It’s important to remember that kids aren’t born with a craving for junk food or a dislike of everything green. This conditioning happens over time as kids are exposed to more and more unhealthy food choices. But not to worry, it is possible to re-programme their food cravings so that they crave healthier foods instead. The sooner you introduce wholesome, nutritious choices into your kids’ diets, the easier they’ll be able to develop a healthy relationship with food that can last them a lifetime.
Here are some handy tips to changing the way your kids see their food:
1. Set an example
It’s no good telling your kids to eat that apple if they see you munching on a packet of crisps or a choccie. Children imitate their parents so if you want them to make healthier food choices, start making them yourself and the kids will eventually follow suit.
2. Make healthy snacks available
Keep plenty of fruit, vegetables, and healthy drinks (water, milk, pure fruit juice) on hand so kids avoid unhealthy snacks like fizzy drinks, chips, and cookies.
3. Get the kids involved
Letting them help choose the food at the supermarket and allowing them to get involved in the cooking will open a channel for you to educate them about food, make it a fun event and teach them how to read food labels.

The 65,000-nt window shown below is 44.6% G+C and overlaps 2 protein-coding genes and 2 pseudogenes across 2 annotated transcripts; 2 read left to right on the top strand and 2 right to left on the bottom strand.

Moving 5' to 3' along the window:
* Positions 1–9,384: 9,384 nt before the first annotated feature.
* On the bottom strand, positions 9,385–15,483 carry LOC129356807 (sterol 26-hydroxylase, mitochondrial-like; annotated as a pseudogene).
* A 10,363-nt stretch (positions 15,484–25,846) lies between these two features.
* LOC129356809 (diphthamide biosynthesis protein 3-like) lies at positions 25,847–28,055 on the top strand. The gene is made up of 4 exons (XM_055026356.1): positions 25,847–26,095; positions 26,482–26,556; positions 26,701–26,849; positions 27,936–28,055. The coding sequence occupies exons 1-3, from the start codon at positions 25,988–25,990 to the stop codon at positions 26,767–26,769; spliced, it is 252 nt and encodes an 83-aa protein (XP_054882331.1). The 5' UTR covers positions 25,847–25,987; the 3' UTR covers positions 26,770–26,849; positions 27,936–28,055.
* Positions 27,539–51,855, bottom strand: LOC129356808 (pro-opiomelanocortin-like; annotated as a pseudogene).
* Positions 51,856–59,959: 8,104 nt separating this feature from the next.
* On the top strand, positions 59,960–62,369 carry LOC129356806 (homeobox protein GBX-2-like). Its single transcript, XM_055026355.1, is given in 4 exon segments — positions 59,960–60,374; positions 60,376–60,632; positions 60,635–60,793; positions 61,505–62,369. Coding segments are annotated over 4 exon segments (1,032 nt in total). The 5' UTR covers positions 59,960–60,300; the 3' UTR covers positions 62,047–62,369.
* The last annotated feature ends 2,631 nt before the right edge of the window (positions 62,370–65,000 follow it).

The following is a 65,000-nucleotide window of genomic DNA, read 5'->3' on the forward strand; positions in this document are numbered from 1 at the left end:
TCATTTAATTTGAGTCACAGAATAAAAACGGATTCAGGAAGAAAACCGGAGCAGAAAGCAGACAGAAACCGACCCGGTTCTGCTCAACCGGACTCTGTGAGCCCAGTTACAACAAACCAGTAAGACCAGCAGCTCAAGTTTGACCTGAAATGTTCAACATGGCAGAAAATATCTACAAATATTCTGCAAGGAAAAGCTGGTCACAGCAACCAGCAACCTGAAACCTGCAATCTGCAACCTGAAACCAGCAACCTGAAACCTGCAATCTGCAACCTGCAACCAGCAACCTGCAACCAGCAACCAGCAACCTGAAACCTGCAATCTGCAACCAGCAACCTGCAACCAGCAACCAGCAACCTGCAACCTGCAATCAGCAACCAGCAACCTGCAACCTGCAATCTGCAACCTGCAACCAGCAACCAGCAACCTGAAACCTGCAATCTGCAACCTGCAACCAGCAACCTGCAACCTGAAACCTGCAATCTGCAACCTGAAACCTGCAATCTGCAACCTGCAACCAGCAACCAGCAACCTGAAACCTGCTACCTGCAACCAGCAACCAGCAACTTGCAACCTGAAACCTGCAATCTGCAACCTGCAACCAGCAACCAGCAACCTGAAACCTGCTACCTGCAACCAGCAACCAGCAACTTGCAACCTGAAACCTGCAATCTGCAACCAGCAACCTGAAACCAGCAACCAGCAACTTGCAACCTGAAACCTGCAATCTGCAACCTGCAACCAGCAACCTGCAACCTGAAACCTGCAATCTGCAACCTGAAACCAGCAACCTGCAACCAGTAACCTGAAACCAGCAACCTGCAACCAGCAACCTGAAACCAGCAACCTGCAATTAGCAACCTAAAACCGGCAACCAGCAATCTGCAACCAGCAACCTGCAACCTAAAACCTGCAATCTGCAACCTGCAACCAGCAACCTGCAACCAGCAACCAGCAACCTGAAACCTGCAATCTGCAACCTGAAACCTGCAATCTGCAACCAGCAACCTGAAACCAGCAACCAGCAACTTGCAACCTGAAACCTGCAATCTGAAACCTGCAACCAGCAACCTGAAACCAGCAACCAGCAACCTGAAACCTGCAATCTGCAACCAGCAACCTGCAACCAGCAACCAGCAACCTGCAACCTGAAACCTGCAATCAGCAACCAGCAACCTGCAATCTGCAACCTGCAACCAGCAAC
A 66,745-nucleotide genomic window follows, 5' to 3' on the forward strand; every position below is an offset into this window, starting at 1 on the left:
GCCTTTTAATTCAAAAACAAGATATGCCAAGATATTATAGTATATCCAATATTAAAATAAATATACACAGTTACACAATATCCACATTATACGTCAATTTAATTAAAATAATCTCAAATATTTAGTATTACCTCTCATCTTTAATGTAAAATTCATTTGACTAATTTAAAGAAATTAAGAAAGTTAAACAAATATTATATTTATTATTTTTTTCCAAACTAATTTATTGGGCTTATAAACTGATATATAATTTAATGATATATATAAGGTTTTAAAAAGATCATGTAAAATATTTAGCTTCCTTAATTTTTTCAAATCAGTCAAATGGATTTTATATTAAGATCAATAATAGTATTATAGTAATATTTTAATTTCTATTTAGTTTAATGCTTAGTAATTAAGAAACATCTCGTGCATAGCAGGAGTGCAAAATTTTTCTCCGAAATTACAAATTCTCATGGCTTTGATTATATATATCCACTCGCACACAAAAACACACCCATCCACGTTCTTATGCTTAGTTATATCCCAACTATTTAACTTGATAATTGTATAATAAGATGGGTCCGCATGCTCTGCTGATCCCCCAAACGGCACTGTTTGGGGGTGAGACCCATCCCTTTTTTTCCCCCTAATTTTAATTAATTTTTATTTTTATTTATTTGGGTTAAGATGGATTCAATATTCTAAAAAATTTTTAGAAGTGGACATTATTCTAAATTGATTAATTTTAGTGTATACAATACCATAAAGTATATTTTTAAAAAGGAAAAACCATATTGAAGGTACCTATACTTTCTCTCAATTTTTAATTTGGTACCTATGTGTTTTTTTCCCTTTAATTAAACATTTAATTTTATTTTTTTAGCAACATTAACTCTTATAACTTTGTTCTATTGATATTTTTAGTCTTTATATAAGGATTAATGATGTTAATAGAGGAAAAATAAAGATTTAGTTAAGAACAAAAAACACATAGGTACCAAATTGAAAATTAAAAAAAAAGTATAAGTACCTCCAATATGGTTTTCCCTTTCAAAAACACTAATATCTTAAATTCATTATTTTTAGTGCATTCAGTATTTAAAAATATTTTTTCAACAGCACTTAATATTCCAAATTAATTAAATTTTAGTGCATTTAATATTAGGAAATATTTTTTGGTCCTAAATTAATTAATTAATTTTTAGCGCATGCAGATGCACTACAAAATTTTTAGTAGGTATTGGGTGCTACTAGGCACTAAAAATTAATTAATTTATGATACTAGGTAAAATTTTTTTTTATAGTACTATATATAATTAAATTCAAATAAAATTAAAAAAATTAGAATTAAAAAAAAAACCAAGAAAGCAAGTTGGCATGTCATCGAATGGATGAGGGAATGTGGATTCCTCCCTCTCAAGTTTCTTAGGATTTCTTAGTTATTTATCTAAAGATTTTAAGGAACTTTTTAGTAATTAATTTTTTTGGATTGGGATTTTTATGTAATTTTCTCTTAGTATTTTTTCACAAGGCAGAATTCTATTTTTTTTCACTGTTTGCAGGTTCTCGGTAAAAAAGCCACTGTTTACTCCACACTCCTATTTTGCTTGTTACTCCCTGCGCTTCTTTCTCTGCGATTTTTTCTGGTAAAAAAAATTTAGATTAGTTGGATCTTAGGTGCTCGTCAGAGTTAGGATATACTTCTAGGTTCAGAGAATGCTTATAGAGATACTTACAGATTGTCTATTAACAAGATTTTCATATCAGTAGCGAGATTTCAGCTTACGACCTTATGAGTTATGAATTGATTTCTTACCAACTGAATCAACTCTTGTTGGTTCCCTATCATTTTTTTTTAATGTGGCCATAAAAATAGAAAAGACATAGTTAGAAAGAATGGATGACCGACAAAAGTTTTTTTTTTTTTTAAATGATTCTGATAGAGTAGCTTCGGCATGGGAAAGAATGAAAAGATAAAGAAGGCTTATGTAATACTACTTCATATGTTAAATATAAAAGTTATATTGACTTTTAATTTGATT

4. Start with breakfast
Toss out those sugary cereals and give them a healthy breakfast. It doesn’t need to be time consuming, think boiled eggs, Greek yoghurt, fresh fruit and whole grain toast.
5. Make mealtimes about more than just food
Try not to eat all your meals on the go or in front of the TV. Make time to sit down and spend time with your child when they eat. That will ensure they have a positive association with eating and will give you an ideal chance to educate them on their food choices and keep an eye on what they are eating.
6. Limit sugar and refined carbs
Try to cut out white bread, pizza dough, pasta, pastries, white flour and white rice as far as possible. They can cause spikes in blood sugar and fluctuations in mood and energy. Complex carbs, on the other hand, are usually high in nutrients and fibre and are digested slowly, providing longer-lasting energy. They include whole wheat or multigrain bread, high-fibre cereals, brown rice, beans, nuts, fruit, and non-starchy vegetables.
7. Choose healthy fats
Avoid trans fats in any form. Trans fats are found in some margarines, crackers, sweets, cookies, snack foods, fried foods, baked goods and other processed foods made with “partially hydrogenated” vegetable oils. Instead, choose healthy fats like monounsaturated fats from olive oil, avocados, nuts (like almonds, hazelnuts, and pecans) and seeds (such as pumpkin, sesame)as well as polyunsaturated fats, including Omega-3 fatty acids, found in fatty fish, such as salmon, herring, mackerel, anchovies, and sardines, or in flaxseed and walnuts.